Done, thanks.--MichaelMaggs 13:49, 23 August 2006 (UTC)

semi-legendary

Presumbly the intent behind introducing the expression 'semi-legendary' into the lead paragraph was that we don't actually know whether Bodhidharma is legendary or not. But, using 'semi' to imply that is poor English. 'Semi' does not mean 'unknown', it means 'half'. We could say 'of unknown historicity', but that would be rather clumsy. I suggest we simply leave it as 'legendary', and explain in the subsequent text that there is some controversy about whether he actually existed or not.--MichaelMaggs 07:12, 24 September 2006 (UTC)

Modified the intro (which is still too brief, I think), and shifted the controversial reference to the "Biography" section. In Buddhist tradition, his existence is never in doubt, though details may differ. Hope that is some improvement.202.20.5.206 09:25, 25 September 2006 (UTC)
Looks good to me.--MichaelMaggs 09:56, 25 September 2006 (UTC)
I'm just tired of the "edit war" between established and anonymous users who put either "legendary" or "semi-legendary" or "mythological". An agreement needs to be reached. It is for these edit wars that I have problems with citing wikipedia as a trusted reference. I feel sorry for the kid that uses this page to do research for his/her school project. It changes every single day! And a tiny word like legendary or mythological could seriously change the outcome of their paper. (!Mi luchador nombre es amoladora de la carne y traigo el dolor! 18:51, 27 September 2006 (UTC))

The "war" seems to be back - not that anyone really wants or needs it. For me, an intro can and should include basic details like who, what, where and when etc. It's not like these details differ much (if at all) according to the accounts in the main sections. The intro must do what it is supposed to do - give a quick summary of what is most significant in that person's life, presented in a way that is easily understandable to someone unacquainted with the subject. Not every casual reader will bother to go through all the detailed accounts, and extract from those the non-controversial details. Come to think of it - "Zen" isn't even the most accurate description of what he (was supposed to have) founded. 202.20.5.206 08:17, 18 October 2006 (UTC)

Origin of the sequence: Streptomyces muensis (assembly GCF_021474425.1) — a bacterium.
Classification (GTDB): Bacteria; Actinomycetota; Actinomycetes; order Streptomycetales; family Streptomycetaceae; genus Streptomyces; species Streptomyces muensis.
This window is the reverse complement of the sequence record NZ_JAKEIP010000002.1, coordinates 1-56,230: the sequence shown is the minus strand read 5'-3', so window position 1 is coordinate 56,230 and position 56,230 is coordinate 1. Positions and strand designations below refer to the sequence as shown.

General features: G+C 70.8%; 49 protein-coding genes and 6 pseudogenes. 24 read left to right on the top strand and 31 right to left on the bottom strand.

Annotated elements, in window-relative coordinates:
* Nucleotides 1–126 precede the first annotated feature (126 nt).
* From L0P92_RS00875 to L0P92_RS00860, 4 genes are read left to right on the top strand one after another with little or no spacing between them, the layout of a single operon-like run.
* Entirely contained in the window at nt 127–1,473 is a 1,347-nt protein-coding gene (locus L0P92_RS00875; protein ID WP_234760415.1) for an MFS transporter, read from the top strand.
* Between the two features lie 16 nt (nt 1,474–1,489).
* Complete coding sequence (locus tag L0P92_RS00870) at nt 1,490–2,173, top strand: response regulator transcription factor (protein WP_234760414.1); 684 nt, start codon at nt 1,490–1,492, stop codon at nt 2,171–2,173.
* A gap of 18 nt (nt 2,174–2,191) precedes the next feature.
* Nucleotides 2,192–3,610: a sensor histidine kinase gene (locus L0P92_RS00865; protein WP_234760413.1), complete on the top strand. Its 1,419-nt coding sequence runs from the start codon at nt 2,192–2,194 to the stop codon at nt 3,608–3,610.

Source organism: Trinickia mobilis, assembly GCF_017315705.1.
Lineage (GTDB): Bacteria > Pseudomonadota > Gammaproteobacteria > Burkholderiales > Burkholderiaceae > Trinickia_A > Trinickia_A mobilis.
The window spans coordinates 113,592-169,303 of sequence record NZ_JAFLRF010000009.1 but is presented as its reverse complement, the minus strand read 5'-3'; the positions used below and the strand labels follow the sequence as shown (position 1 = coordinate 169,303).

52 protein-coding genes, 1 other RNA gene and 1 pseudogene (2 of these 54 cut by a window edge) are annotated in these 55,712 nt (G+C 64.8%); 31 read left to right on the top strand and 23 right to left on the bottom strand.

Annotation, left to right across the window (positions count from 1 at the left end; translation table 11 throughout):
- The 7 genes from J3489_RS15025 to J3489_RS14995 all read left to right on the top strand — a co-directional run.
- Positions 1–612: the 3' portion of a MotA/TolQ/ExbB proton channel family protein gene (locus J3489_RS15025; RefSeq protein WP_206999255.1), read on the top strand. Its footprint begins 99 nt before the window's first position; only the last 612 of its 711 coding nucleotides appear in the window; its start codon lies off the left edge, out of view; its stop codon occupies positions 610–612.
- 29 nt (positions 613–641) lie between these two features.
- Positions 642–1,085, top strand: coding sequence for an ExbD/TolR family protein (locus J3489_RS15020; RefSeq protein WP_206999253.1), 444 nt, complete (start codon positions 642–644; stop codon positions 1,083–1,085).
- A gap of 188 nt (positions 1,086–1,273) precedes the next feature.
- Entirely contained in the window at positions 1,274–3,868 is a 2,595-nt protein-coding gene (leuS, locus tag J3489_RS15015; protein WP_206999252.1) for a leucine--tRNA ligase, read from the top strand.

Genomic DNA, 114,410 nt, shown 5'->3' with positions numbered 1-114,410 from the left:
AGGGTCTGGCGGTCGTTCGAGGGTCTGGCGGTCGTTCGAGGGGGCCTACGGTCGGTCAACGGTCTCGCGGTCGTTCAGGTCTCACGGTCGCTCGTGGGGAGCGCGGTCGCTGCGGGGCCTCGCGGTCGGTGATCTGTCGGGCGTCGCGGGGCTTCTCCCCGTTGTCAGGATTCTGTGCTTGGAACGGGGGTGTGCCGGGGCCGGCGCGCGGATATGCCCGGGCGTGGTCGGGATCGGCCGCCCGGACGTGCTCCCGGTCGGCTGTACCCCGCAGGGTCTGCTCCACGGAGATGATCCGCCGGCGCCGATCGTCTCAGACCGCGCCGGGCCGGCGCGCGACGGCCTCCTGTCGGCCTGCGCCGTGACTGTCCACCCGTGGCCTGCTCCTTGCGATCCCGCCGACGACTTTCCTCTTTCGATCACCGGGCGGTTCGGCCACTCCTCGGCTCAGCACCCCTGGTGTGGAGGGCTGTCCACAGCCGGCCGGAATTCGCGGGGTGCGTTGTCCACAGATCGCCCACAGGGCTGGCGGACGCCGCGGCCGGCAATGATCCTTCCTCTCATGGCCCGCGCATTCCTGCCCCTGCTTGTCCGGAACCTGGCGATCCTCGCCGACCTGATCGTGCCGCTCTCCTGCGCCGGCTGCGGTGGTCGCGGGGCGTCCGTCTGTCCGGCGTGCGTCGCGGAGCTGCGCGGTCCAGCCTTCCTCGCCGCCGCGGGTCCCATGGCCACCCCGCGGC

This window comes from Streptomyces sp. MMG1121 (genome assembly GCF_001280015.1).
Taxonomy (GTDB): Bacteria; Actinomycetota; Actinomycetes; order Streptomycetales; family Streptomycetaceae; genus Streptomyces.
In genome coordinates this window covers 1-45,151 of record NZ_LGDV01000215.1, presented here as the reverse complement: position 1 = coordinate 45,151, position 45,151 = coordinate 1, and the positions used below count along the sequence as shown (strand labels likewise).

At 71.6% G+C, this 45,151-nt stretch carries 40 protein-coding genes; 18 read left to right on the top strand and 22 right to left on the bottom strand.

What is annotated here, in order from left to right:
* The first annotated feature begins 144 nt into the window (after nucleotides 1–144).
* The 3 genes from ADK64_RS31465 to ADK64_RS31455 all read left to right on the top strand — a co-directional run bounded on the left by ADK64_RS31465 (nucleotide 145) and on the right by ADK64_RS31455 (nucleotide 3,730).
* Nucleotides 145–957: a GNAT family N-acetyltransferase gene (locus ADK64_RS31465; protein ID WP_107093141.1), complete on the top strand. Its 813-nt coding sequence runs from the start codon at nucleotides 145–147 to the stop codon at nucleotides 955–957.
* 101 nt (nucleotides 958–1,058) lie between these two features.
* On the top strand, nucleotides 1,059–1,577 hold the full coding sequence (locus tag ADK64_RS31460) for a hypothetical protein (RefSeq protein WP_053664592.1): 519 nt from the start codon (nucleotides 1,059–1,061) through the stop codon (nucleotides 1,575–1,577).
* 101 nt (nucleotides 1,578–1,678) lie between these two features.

Meaning of Dumouline quotation, and relevance to historicity in lead paragraphs

A little while ago, 202.20.5.206 edited the lead paragraph to cite Dumoulin as "arguing that Bodhidharma was an entirely fictional character".

The Dumoulin quote referred to (“it is legend we are dealing with here, not only because of the total lack of reliable historical data but also because of the very evident motives that lie behind the story”) doesn't support this statement. The quoted text follows Dumoulin's discussion of the story of the robe and the begging bowl, and he seems to be using "the legend" to refer to this (and other) stories about Bodhidharma's life, rather than implying that Bodhidharma himself was legendary. Admittedly the quote is rather ambiguous, at least in this English translation, but at line 7 of the next page Dumouline clearly accepts Bodhidharma's historicity when he says that "There are solid historical grounds for arguing that Bodhidharma was not really as original as legend would have it". Again, the word 'legend' is used to refer to stories about Bodhidharma and not about Bodhidharma himself.

I will make an appropriate correction to the article.--MichaelMaggs 11:40, 19 October 2006 (UTC)